Wickes, Montana

Silver City, Utah
May 9, 2016
Rochester, Nevada
May 11, 2016

Wickes, Montana

WickesMontanaIn 1864, an unknown prospector identified the first mine which was called the Gregory at Wickes. It is believed the mines here are among the oldest within Montana and in 1867 Montana saw the birth of its second silver smelter, whose location was where the Gregory had been located previously.

The Alta was the other mine that was discovered here in 1869 that became one of the richest silver mines within Montana. A group of capitalists from New York led by William W. Wickes acquired the Alta in 1876. Later on, the same year, this cartel put together the Montana Company and platted Wickes in 1876 or 1877.

Though the camp of Wickes was already booming by mid-1880, it remained somewhat quiet but there were several establishments that had been put up including a stone structure erected by Vawter & Wickes and a public library was also in place. The Alta Mine grew to become the most profitable and by 1889, it was the largest producer within the Wickes-Corbin Mining district.

Alta Mine was the highlight of this town and had a total of 3 tunnels with the deepest being 250 ft (76 m). Finally, the mill owned by the Alta Company was burnt down by fire in 1882 and the company sold out after the incidence to Sam Hauser, who was one of the company’s stockholders. Afterwards, Hauser was able to offset the debt that the company owed and built the whole of the silver mill.

In addition to this, Mr. Hauser added 6 new charcoal kilns and 2 new concentrators. He was able to do all this through the Helena Mining and Reduction Company (HMRC), which went on to put up a new smelter, the largest in Montana in 1884. The smelter had 3 large masonry smokestacks and as a result of the viability of this project, Mr. Hauser convinced the Northern Pacific Railway to establish a branch line connecting Helena and Wickes.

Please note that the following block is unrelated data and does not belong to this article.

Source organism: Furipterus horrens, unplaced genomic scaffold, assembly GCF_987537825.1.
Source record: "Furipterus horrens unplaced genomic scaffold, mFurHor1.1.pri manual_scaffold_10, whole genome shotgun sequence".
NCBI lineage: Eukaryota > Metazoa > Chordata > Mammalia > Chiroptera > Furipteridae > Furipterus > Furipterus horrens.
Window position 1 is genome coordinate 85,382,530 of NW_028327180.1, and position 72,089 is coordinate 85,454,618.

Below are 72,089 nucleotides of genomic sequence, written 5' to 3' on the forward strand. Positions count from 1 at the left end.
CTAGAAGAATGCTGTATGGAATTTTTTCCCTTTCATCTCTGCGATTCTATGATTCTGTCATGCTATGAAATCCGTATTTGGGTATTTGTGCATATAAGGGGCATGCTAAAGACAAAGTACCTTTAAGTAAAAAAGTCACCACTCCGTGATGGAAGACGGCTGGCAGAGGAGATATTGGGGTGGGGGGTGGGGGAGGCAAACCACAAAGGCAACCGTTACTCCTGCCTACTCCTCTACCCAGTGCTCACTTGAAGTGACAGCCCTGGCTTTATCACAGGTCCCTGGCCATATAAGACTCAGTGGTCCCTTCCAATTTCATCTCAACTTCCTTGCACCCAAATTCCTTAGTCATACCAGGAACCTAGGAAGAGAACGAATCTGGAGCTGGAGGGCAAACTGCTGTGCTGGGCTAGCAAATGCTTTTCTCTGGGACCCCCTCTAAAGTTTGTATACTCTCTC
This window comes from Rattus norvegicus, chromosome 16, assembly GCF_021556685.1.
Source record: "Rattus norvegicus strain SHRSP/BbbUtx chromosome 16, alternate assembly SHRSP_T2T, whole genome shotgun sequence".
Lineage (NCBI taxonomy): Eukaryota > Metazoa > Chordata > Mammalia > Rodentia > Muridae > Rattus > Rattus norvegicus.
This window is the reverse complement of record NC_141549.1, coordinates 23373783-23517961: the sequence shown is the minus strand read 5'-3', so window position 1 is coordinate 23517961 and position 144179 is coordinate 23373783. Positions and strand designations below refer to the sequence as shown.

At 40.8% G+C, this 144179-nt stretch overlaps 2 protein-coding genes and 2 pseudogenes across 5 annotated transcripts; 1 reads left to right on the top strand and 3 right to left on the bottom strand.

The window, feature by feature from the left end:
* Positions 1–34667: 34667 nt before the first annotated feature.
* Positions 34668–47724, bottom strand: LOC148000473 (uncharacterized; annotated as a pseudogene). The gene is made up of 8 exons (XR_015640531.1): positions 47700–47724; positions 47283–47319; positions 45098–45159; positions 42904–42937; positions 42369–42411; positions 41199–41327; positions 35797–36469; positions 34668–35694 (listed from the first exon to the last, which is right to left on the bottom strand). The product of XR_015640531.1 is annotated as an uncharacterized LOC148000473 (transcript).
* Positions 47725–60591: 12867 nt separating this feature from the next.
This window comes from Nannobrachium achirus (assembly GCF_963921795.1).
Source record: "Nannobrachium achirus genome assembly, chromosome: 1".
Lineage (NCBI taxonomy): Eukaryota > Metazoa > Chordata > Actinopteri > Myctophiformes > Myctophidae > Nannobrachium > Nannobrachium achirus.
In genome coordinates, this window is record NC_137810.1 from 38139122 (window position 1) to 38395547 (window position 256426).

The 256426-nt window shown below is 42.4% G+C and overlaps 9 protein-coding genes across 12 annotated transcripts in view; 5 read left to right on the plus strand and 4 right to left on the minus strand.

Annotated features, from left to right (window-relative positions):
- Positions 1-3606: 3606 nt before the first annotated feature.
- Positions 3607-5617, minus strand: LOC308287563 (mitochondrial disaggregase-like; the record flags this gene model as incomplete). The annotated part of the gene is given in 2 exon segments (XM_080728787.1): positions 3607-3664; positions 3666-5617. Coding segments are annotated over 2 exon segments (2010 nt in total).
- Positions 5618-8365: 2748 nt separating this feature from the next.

The first telephone directory at Wickes was available in 1885 and together with 6 other communities, Wickes was listed on it. The Rocky Mountain Bell Telephone Company offered telephone services in the area until 1886 when the exchange finally closed. Montana Central Railroad was brought to town by Charles Broadwater and Jim Hill that same year, connecting Great Falls and Butte.

Wickes had entered the league of other bigger towns since it now had two railroad depots serving it. As mines here continued expanding, more mining camps came into existence. This mining district kept going strong until 1889 after which the smelter was dismantled and moved to East Helena by the HMRC and shipping of the ore to East Helena or Butte for processing, began.

After this, the Alta Mine continued operating for a period of 7 years and thereafter closed down. The year that followed the Northern Pacific Railway stopped operating the line to Wickes, which was almost destroyed completely in 1901 and 1902 by fires. The Boston and Alta Mining Company later acquired holdings in the district from HMRC and later the same passed through the hands of several other owners thereafter.

Today, a few structures are still standing in this ghost town as well as several foundations. There are beehive-shaped charcoal kilns here that have been preserved over time but other kilns in the area are not whole after being burnt partially.

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